Bauhaus-Universität Weimar

Handbook for the Physiological Laboratory. Text
Burdon-Sanderson, John Scott E. Klein Michael Foster T. Lauder Brunton
alcohol. The proper quantity of water—that is, sufficient to make 
up ten cubic centimeters—is then added, and a straw-coloured, 
nearly limpid liquid is obtained, a single drop of which is a 
sufficient dose. It is injected under the skin of the back with an 
ordinary subcutaneous syringe, and answers best when the effect 
does not manifest itself for some time after the injection. The 
most convenient apparatus for the purpose of exposing the 
mesentery is that shown in fig. 217. The manipulation is fully de¬ 
scribed in Chapter VII. p. 168. It is always desirable to commence 
the examination with a low power. It is then seen that the arteries are 
smaller than the veins, the latter exceeding the former in diameter 
by about a sixth : that the arterial stream is quicker than the 
venous ; that it is accelerated appreciably at each beat of the heart ; 
and that in every artery a space can be distinguished within the 
outline of the vessel, which is entirely free from corpuscles. The 
arterial stream, indeed, is so quick that the forms of the corpuscles 
cannot be discerned, but in the veins both coloured and colourless 
corpuscles can be distinguished ; and it is soon noticeable that, 
while the former are confined to the axial current, the latter show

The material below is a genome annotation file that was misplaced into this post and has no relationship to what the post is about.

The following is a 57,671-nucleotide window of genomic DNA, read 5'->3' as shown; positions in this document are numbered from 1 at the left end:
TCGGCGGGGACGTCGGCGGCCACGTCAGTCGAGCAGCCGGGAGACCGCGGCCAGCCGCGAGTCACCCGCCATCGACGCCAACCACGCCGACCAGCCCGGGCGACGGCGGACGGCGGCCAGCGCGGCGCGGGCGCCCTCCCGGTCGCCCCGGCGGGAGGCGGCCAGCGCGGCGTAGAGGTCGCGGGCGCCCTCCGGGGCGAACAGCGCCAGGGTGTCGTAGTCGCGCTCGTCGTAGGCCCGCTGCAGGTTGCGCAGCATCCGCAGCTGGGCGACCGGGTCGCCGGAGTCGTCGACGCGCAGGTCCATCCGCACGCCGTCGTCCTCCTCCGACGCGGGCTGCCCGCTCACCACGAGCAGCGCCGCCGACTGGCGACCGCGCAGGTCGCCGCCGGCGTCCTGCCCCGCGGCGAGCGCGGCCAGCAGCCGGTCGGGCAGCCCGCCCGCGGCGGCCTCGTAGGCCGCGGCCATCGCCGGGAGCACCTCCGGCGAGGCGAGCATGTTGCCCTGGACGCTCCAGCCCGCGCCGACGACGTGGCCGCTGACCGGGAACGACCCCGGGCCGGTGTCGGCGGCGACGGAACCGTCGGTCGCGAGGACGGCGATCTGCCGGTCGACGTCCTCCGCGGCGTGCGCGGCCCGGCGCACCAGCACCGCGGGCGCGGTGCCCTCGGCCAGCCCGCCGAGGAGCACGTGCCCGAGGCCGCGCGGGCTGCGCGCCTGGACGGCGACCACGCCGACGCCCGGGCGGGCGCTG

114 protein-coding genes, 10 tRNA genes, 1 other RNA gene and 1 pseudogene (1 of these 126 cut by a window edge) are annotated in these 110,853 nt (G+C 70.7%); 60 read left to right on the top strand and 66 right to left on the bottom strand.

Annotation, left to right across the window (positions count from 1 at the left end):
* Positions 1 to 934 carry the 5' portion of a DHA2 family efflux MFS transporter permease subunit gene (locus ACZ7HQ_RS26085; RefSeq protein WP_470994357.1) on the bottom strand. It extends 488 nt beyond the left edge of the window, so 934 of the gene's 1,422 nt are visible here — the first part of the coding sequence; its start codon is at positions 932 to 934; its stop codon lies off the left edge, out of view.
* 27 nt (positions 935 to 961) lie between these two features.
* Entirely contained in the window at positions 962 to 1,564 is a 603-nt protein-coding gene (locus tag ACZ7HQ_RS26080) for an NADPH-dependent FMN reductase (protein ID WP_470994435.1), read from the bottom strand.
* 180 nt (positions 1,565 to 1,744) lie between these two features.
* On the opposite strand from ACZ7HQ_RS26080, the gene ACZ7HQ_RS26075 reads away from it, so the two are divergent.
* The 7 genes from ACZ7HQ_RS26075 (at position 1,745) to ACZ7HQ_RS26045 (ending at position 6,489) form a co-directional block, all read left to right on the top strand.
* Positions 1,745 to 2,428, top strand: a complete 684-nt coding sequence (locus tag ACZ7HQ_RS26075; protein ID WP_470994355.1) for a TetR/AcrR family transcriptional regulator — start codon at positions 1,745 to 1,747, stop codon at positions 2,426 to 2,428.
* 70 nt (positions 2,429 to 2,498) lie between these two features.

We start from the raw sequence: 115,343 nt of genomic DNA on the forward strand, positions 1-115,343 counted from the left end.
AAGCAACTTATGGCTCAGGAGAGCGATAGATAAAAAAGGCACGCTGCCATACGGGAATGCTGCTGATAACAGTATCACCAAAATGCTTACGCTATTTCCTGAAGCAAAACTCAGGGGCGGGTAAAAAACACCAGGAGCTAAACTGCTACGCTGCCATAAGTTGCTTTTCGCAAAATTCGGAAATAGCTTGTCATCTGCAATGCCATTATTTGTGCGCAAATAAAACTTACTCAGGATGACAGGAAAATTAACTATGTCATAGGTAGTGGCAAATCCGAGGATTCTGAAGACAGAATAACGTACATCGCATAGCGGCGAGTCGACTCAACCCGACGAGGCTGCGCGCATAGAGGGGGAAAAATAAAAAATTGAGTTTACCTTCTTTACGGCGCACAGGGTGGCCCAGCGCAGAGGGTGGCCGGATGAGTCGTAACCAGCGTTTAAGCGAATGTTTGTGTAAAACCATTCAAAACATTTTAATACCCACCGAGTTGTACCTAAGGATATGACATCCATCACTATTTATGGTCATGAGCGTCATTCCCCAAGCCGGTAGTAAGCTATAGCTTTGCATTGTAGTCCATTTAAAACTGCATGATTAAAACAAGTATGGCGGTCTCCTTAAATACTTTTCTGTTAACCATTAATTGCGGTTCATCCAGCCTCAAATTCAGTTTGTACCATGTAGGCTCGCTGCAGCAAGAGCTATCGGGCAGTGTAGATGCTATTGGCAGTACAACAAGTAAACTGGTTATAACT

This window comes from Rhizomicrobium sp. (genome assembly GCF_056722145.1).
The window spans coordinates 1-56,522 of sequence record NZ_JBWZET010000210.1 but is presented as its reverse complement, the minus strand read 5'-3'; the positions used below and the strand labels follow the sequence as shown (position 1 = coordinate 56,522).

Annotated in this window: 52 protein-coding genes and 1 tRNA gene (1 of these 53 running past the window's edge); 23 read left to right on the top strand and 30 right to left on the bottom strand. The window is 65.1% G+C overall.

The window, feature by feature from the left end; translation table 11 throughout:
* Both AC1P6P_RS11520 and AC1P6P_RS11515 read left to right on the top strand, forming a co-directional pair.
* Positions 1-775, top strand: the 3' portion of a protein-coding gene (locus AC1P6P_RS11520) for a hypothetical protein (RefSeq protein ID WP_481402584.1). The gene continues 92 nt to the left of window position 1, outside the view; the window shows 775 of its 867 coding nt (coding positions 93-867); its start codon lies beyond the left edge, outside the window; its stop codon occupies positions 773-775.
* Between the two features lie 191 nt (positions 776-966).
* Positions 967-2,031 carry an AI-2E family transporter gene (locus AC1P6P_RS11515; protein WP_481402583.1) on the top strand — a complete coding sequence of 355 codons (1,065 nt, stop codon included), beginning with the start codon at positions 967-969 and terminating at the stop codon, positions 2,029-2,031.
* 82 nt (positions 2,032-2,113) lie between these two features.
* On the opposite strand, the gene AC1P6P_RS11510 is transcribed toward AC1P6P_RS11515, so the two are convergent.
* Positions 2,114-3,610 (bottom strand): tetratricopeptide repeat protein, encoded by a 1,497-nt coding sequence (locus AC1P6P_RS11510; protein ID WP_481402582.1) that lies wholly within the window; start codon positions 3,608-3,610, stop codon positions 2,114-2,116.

a tendency to loiter along the inner surface of the vessel, like 
round pebbles in a shallow but rapid stream. The observation 
may be continued without material change for many hours; but if 
any artery is measured from time to time micrometrically, it will 
be found that after a while it becomes wider. On this dilatation of 
the arteries follows a corresponding though less marked enlarge¬ 
ment of the veins, and, if the attention of the observer is fixed 
upon these last, it is seen that the circulation, which was before so 
active, undergoes a marked and almost sudden slowing. This 
slowing indicates that the membrane, in consequence of its exposure 
to the air, is becoming inflamed ; simultaneously with it, the colour¬ 
less corpuscles, instead of loitering here and there at the edge of 
the axial current, crowd in numbers against the venous walls. In 
this way the vessel becomes lined with a continuous pavement of 
these bodies, which remain almost motionless, notwithstanding that 
the axial current still sweeps by them, though with abated velocity. 
If at this moment the attention is directed to the outer contour of 
the vessel, it is seen that minute, colourless, button-shaped eleva¬ 
tions spring from it, each of which first assumes the form of a 
hemispherical projection, and is eventually converted into a pear- 
shaped body, attached by a stalk to the outer surface of the vein. 
This body, which has thus made its way through the vascular 
membrane, is, I need scarcely say, an amoeboid colourless corpuscle. 
It soon shows itself to be so by throwing out delicate prongs of 
transparent protoplasm from its surface, especially in the direction 
from which it has come. 
The methods to be employed for the study of the circulation


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